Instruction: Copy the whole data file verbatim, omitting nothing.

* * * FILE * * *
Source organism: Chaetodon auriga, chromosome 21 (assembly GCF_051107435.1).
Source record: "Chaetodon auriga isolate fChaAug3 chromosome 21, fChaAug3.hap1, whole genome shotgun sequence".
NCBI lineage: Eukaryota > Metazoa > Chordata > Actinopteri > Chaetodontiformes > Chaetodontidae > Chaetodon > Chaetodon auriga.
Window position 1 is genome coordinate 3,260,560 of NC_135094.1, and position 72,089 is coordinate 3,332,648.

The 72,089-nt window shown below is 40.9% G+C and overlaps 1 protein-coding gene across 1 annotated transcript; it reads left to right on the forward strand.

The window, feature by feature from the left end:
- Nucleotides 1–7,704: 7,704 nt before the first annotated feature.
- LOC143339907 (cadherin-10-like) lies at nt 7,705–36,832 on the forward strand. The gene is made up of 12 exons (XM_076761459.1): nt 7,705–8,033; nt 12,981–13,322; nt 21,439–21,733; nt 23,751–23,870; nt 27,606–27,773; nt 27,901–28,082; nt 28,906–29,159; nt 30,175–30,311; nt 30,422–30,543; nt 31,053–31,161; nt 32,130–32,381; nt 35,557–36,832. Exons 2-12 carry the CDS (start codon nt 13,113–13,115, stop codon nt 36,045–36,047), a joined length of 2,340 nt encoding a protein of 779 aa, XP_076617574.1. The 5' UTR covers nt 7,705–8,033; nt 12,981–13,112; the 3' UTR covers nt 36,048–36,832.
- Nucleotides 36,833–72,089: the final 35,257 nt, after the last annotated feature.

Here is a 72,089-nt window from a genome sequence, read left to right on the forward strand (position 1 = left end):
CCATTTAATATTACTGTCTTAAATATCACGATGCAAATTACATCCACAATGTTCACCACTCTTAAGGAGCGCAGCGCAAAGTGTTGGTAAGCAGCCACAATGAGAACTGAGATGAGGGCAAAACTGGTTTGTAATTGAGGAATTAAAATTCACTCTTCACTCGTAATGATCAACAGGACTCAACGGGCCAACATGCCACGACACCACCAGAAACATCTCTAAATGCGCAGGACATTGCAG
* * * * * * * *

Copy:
Source organism: Chaetodon auriga, chromosome 21 (assembly GCF_051107435.1).
Source record: "Chaetodon auriga isolate fChaAug3 chromosome 21, fChaAug3.hap1, whole genome shotgun sequence".
NCBI lineage: Eukaryota > Metazoa > Chordata > Actinopteri > Chaetodontiformes > Chaetodontidae > Chaetodon > Chaetodon auriga.
Window position 1 is genome coordinate 3,260,560 of NC_135094.1, and position 72,089 is coordinate 3,332,648.

The 72,089-nt window shown below is 40.9% G+C and overlaps 1 protein-coding gene across 1 annotated transcript; it reads left to right on the forward strand.

The window, feature by feature from the left end:
- Nucleotides 1–7,704: 7,704 nt before the first annotated feature.
- LOC143339907 (cadherin-10-like) lies at nt 7,705–36,832 on the forward strand. The gene is made up of 12 exons (XM_076761459.1): nt 7,705–8,033; nt 12,981–13,322; nt 21,439–21,733; nt 23,751–23,870; nt 27,606–27,773; nt 27,901–28,082; nt 28,906–29,159; nt 30,175–30,311; nt 30,422–30,543; nt 31,053–31,161; nt 32,130–32,381; nt 35,557–36,832. Exons 2-12 carry the CDS (start codon nt 13,113–13,115, stop codon nt 36,045–36,047), a joined length of 2,340 nt encoding a protein of 779 aa, XP_076617574.1. The 5' UTR covers nt 7,705–8,033; nt 12,981–13,112; the 3' UTR covers nt 36,048–36,832.
- Nucleotides 36,833–72,089: the final 35,257 nt, after the last annotated feature.

Here is a 72,089-nt window from a genome sequence, read left to right on the forward strand (position 1 = left end):
CCATTTAATATTACTGTCTTAAATATCACGATGCAAATTACATCCACAATGTTCACCACTCTTAAGGAGCGCAGCGCAAAGTGTTGGTAAGCAGCCACAATGAGAACTGAGATGAGGGCAAAACTGGTTTGTAATTGAGGAATTAAAATTCACTCTTCACTCGTAATGATCAACAGGACTCAACGGGCCAACATGCCACGACACCACCAGAAACATCTCTAAATGCGCAGGACATTGCAG